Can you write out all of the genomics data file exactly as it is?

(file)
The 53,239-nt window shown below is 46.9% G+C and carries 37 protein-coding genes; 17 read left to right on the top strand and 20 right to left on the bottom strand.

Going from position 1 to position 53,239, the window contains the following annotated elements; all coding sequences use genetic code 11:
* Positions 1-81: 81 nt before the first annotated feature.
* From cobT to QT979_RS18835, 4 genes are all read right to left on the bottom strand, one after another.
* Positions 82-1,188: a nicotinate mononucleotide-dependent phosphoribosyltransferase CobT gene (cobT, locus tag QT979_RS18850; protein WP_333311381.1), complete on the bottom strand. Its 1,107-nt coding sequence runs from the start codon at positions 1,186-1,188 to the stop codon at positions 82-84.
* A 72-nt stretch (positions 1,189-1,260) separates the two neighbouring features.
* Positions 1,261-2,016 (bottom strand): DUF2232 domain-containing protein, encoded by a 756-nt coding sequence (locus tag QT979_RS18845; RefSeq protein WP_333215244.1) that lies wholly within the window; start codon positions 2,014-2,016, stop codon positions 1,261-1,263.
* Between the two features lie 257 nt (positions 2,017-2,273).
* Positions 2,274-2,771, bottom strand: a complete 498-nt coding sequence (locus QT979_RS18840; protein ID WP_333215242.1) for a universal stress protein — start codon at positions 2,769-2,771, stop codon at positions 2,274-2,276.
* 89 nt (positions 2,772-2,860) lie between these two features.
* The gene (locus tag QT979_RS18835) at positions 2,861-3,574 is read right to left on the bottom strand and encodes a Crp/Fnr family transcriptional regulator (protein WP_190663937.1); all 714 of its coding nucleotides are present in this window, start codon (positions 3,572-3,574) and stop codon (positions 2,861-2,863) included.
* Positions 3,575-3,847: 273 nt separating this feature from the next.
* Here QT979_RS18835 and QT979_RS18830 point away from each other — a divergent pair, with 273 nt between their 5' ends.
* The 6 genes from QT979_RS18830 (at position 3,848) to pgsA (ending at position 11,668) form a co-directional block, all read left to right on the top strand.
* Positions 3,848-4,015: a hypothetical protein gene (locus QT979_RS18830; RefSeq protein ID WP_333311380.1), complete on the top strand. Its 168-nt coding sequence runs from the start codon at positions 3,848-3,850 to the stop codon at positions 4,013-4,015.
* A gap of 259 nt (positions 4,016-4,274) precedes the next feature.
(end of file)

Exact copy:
The 53,239-nt window shown below is 46.9% G+C and carries 37 protein-coding genes; 17 read left to right on the top strand and 20 right to left on the bottom strand.

Going from position 1 to position 53,239, the window contains the following annotated elements; all coding sequences use genetic code 11:
* Positions 1-81: 81 nt before the first annotated feature.
* From cobT to QT979_RS18835, 4 genes are all read right to left on the bottom strand, one after another.
* Positions 82-1,188: a nicotinate mononucleotide-dependent phosphoribosyltransferase CobT gene (cobT, locus tag QT979_RS18850; protein WP_333311381.1), complete on the bottom strand. Its 1,107-nt coding sequence runs from the start codon at positions 1,186-1,188 to the stop codon at positions 82-84.
* A 72-nt stretch (positions 1,189-1,260) separates the two neighbouring features.
* Positions 1,261-2,016 (bottom strand): DUF2232 domain-containing protein, encoded by a 756-nt coding sequence (locus tag QT979_RS18845; RefSeq protein WP_333215244.1) that lies wholly within the window; start codon positions 2,014-2,016, stop codon positions 1,261-1,263.
* Between the two features lie 257 nt (positions 2,017-2,273).
* Positions 2,274-2,771, bottom strand: a complete 498-nt coding sequence (locus QT979_RS18840; protein ID WP_333215242.1) for a universal stress protein — start codon at positions 2,769-2,771, stop codon at positions 2,274-2,276.
* 89 nt (positions 2,772-2,860) lie between these two features.
* The gene (locus tag QT979_RS18835) at positions 2,861-3,574 is read right to left on the bottom strand and encodes a Crp/Fnr family transcriptional regulator (protein WP_190663937.1); all 714 of its coding nucleotides are present in this window, start codon (positions 3,572-3,574) and stop codon (positions 2,861-2,863) included.
* Positions 3,575-3,847: 273 nt separating this feature from the next.
* Here QT979_RS18835 and QT979_RS18830 point away from each other — a divergent pair, with 273 nt between their 5' ends.
* The 6 genes from QT979_RS18830 (at position 3,848) to pgsA (ending at position 11,668) form a co-directional block, all read left to right on the top strand.
* Positions 3,848-4,015: a hypothetical protein gene (locus QT979_RS18830; RefSeq protein ID WP_333311380.1), complete on the top strand. Its 168-nt coding sequence runs from the start codon at positions 3,848-3,850 to the stop codon at positions 4,013-4,015.
* A gap of 259 nt (positions 4,016-4,274) precedes the next feature.